You are the first Israelites I have ever heard of to build a church in the shape of a cross, the symbol of the Holy Trinity . . . the symbol of Him who is despised by so many of your people. . . . [W]hat a comfort to know you have taken this step to enter our fold. . . . Doubtless, you have had to overcome great perplexities before your people consented to have a church built so ultra-Christian in form.

— Mary M. Chisolm to President of the Israelite Church, April 8, 1876.

An unused portion of property adjoining the synagogue building, which had been dedicated by Mordecai Sheftall in 1773 for use as a cemetery, was sold. Another portion of the lot was used as the site of the Mordecai Sheftall Memorial in 1902, a building that included space for meeting rooms and a religious school.[4][13]

A capacity crowd of Jews and prominent Christians attended a ceremony held at the congregation on May 7, 1933, to mark the 200th anniversary of the arrival of Jews in the colony of Georgia. The planned speaker at the event, Harold Hirsch of Atlanta, was unable to attend.[14]

As the congregation found additional needs, the original Mordecai Sheftall Memorial space became too small. An expanded replacement structure was dedicated on January 11, 1957.[4] Further modifications to the three-story Sheftall Memorial Hall addition were made in 2003, to house the congregation's museum, library, shop, religious school, offices, banquet room and kitchen.[3]


The synagogue is located in the Savannah Historic District and offers tours to visitors on weekdays except on Jewish and federal holidays, and St Patrick’s Day. The tour lasts thirty to forty-five minutes, with fee of $10 per person.[15]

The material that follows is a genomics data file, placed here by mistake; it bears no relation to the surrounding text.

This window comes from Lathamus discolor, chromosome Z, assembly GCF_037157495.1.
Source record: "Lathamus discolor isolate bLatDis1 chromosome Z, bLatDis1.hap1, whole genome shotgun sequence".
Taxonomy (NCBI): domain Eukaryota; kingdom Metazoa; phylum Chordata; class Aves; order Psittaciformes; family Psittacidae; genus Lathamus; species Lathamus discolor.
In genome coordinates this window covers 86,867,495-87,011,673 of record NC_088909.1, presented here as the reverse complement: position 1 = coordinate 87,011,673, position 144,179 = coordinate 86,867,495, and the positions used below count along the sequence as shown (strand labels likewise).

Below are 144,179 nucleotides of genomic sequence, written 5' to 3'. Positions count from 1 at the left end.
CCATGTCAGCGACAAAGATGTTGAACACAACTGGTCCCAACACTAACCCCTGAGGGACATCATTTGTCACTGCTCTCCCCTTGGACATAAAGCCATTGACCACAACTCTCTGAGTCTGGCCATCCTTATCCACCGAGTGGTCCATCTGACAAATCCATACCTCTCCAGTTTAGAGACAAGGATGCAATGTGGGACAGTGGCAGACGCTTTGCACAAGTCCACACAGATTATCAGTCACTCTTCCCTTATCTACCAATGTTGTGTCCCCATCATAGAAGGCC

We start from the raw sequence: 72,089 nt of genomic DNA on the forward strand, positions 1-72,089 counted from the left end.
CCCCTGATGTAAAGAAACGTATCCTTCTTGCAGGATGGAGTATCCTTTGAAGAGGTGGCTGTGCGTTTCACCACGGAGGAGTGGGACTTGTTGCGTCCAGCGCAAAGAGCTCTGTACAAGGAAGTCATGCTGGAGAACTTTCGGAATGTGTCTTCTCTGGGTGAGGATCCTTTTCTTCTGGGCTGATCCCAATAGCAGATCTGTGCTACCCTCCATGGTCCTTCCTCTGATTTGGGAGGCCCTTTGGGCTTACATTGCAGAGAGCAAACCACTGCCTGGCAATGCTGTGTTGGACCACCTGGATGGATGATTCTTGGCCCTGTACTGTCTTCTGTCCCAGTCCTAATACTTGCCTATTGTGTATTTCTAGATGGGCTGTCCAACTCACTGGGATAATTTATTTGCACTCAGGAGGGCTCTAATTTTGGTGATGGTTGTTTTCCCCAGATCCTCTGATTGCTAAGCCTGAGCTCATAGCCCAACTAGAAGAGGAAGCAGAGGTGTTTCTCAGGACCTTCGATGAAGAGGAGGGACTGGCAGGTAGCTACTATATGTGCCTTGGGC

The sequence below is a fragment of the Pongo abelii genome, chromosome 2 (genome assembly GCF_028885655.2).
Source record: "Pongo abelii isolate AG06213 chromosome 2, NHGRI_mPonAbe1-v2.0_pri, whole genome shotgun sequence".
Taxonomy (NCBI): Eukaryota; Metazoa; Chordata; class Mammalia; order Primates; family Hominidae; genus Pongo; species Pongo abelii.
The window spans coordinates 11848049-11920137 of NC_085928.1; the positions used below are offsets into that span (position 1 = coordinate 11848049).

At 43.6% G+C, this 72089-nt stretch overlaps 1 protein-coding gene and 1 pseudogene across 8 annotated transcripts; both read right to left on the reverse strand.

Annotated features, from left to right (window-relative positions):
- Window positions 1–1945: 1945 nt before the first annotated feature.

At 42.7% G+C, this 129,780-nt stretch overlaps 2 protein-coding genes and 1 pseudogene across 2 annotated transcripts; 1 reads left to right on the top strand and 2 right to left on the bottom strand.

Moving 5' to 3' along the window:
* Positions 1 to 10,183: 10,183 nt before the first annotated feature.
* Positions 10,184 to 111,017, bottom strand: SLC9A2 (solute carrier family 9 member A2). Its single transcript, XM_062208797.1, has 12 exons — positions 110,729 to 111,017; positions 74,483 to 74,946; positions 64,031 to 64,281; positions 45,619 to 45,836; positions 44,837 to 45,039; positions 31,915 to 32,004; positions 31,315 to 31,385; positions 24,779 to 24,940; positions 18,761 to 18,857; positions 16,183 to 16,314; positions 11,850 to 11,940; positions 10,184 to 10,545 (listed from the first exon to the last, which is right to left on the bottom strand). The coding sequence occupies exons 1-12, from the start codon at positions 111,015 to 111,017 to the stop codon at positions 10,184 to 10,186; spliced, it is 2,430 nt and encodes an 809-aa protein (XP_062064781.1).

See also[edit]


  1. ^ Also listed as "428 Bull Street" in some government records.[1]
  2. ^ Many texts describe the architecture as "Gothic", instead of "Gothic Revival". However, Curl contends that Gothic architecture ceased prior to the conclusion of the Early modern period.[9] And Harrison's design of the Cathedral of the Incarnation (1871) is described as "Gothic Revival".[10]


  1. ^ a b "Mickve Israel Synagogue, 428 Bull Street, Savannah, Chatham County, GA". Collections: Historic American Buildings Survey; Engineering Record; Landscapes Survey. Library of Congress. n.d. Retrieved January 11, 2024.
  2. ^ a b Rogers, Jerry L. (January 23, 1969). "Savannah Historic District: Nomination Form" (PDF). National Register of Historic Places. National Park Service. Retrieved January 11, 2024 – via National Archives and Records Administration Catalog for Georgia.